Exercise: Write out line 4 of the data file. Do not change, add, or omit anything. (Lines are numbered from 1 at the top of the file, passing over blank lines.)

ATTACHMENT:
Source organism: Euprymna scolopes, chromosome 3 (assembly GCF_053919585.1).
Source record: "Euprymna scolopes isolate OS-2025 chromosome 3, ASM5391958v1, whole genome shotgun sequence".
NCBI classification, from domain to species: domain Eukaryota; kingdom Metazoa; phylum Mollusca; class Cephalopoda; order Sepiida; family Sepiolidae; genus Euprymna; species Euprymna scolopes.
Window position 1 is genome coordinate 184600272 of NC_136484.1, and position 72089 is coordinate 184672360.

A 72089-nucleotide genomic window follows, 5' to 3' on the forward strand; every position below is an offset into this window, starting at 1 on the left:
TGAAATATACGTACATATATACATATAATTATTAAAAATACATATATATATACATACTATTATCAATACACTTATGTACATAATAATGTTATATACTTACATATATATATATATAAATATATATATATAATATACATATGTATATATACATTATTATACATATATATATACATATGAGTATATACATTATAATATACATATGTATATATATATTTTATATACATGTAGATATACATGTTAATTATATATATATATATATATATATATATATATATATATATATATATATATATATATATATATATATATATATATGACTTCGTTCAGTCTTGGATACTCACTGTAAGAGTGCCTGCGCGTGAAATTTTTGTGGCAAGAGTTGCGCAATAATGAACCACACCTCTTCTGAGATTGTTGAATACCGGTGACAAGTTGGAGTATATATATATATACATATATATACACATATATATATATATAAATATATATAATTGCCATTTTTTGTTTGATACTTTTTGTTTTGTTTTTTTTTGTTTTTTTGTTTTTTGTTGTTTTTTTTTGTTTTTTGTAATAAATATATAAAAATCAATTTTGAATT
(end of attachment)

Window position 1 is genome coordinate 184600272 of NC_136484.1, and position 72089 is coordinate 184672360.